3 Tips for Getting a Mortgage When You've Just Gotten a New Job
by Maurie Backman | Updated July 19, 2021 - First published on March 14, 2021
Mortgage lenders may balk if you're new to your job. Here's how to overcome that.
There are plenty of good reasons to get a new job -- better career growth, more rewarding work, or perhaps even a raise. But while getting a new job may work wonders for you professionally, it could be a deterrent from a mortgage application standpoint.
Mortgage lenders need reassurance that if they loan you money to buy a home, they'll get paid back. As such, some lenders will favor loan candidates who have been at their jobs for a long time. If you're new to yours, it could hurt your chances of mortgage approval. But if that's your situation, here are a few ways to work around it.
1. Present a letter from your employer
If you're brand new to a job, a lender may wonder how stable it is. But providing a letter attesting to its stable nature at the time of your application could help. If your employer notes that you're expected to stay on board for the long haul and that the company itself isn't experiencing any financial hardships, that could be enough to sway a lender that your primary income source is, indeed, a reliable one.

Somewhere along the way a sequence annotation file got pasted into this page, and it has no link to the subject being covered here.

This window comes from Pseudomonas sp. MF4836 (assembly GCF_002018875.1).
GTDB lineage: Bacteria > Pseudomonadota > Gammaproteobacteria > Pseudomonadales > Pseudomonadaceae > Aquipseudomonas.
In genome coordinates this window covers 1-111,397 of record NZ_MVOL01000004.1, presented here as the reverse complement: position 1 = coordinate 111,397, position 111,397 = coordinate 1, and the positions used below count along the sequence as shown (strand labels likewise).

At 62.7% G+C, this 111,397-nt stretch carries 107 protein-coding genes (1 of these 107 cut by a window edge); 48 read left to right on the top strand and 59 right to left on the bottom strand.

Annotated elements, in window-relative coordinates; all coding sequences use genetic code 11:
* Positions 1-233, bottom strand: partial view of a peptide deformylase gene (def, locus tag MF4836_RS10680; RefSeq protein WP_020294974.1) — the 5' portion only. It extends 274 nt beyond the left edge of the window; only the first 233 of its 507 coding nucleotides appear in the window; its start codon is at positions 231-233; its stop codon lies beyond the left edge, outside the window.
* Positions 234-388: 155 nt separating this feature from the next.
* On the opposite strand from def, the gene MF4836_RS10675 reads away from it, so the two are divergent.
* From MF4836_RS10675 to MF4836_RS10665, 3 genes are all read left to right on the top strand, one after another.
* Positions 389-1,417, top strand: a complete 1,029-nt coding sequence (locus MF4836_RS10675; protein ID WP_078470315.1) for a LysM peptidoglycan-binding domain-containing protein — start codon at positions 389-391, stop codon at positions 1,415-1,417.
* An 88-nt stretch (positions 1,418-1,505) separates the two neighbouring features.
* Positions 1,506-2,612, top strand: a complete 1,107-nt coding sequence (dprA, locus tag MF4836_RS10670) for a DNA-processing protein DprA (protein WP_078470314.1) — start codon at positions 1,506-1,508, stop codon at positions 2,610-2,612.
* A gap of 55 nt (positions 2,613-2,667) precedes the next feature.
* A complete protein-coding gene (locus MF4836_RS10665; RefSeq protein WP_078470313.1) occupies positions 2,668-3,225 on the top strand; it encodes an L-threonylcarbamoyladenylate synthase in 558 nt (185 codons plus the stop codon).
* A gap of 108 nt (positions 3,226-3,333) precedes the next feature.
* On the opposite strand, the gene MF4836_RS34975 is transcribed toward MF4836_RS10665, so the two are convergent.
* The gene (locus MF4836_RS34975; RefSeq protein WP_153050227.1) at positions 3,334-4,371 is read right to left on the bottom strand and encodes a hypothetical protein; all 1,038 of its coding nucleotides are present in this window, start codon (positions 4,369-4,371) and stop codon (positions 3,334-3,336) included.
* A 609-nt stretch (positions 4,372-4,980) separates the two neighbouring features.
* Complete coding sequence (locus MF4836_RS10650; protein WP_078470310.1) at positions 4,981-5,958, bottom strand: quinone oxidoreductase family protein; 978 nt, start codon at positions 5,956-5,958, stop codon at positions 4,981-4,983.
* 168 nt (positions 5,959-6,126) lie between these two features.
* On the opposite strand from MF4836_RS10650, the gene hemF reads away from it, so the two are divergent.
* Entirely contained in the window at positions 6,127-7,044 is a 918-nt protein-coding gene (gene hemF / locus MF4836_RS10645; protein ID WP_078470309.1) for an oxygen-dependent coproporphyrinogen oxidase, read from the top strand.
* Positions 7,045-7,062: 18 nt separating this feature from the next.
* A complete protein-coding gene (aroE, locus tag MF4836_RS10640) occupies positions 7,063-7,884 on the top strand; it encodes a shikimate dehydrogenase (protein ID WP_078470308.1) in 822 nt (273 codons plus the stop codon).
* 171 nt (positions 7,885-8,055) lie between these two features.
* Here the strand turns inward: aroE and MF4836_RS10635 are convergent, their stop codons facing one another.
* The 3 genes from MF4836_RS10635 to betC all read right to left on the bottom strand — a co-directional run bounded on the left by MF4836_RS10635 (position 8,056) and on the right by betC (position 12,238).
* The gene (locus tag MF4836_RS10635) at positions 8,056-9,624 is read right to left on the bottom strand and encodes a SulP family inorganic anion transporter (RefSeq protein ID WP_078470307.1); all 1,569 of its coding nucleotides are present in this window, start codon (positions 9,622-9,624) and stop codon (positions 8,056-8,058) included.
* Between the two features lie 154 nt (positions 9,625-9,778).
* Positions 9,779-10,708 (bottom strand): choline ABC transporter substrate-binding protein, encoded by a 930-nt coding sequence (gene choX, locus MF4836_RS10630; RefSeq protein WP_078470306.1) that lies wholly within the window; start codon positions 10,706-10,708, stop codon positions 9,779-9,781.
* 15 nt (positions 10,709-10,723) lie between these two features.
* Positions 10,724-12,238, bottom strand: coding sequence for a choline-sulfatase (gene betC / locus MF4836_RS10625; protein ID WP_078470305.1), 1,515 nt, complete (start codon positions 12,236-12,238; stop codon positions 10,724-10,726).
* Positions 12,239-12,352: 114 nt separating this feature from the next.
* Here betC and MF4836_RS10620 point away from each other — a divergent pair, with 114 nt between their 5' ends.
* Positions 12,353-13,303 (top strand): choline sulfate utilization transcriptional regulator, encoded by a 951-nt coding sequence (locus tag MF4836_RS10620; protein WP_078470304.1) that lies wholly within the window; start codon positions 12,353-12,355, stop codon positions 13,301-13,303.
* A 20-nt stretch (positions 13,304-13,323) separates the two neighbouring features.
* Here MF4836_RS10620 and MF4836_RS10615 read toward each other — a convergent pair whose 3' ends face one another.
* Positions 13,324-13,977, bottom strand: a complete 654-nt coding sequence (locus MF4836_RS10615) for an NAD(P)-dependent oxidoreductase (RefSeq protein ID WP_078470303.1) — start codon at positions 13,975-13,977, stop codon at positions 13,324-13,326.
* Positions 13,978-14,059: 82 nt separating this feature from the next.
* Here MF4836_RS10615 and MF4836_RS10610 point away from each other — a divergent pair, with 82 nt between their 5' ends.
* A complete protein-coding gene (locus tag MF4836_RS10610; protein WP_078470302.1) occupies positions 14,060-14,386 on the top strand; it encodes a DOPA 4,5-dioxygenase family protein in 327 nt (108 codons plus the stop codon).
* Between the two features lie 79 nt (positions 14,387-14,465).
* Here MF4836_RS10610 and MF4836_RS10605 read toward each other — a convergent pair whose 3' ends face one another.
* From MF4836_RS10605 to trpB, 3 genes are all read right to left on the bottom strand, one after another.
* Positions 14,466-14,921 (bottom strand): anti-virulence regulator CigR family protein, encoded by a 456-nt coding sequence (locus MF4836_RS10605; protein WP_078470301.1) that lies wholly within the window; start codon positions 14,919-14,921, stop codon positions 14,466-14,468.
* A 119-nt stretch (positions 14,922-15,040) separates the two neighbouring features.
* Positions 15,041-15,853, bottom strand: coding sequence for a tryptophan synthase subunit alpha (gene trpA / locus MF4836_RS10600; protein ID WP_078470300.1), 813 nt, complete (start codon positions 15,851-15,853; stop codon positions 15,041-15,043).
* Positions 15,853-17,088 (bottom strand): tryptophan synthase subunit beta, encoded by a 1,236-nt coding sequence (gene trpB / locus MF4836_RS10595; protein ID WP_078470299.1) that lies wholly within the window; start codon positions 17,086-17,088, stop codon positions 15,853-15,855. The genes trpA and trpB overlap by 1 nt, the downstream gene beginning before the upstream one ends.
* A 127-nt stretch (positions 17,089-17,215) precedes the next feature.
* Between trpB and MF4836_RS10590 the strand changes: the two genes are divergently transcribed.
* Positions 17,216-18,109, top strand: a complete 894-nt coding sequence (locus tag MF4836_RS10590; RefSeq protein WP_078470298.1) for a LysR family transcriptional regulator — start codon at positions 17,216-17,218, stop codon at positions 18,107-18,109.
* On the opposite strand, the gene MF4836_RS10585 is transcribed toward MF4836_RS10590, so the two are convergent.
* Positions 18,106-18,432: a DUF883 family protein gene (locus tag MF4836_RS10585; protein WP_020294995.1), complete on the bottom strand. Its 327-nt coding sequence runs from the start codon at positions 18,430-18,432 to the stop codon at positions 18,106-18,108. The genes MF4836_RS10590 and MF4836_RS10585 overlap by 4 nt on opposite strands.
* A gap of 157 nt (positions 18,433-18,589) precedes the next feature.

2. Make a larger down payment
The bigger a down payment you make on your home, the less risk your lender takes on. If you're new to a job and you have the savings to put down, say, 25% or 30% of your home's purchase price (as opposed to the standard 20%), that could buy your lender enough comfort to approve you as a loan candidate.
3. Provide proof that you're still in the same industry
It's one thing to get a new job that seems like a random way to get a paycheck, but it's another thing to get a new job that builds on your existing skills and experience. If you're in the latter situation, your new job may not hurt you at all. For example, say you've worked in software engineering for seven years, and now, you've taken on a new engineering role at a different company that pays better and offers more opportunity. If you show your lender that you haven't switched industries and are progressing on a clear career path, your new role shouldn't be much of an issue.
You'll often hear that it's best not to get a new job when you're in the process of applying for a mortgage. But sometimes, these things can't be helped. If you get a job offer and the company making it needs an answer ASAP, you may not be able to sit on it until your mortgage is approved and actually closes. (Keep in mind that it can easily take 30 to 60 days to close on a home loan.) If that's the case, use the above tips as your backup plan. The good news is that while a new job can be a hindrance on the road to getting a mortgage, it doesn't have to be.
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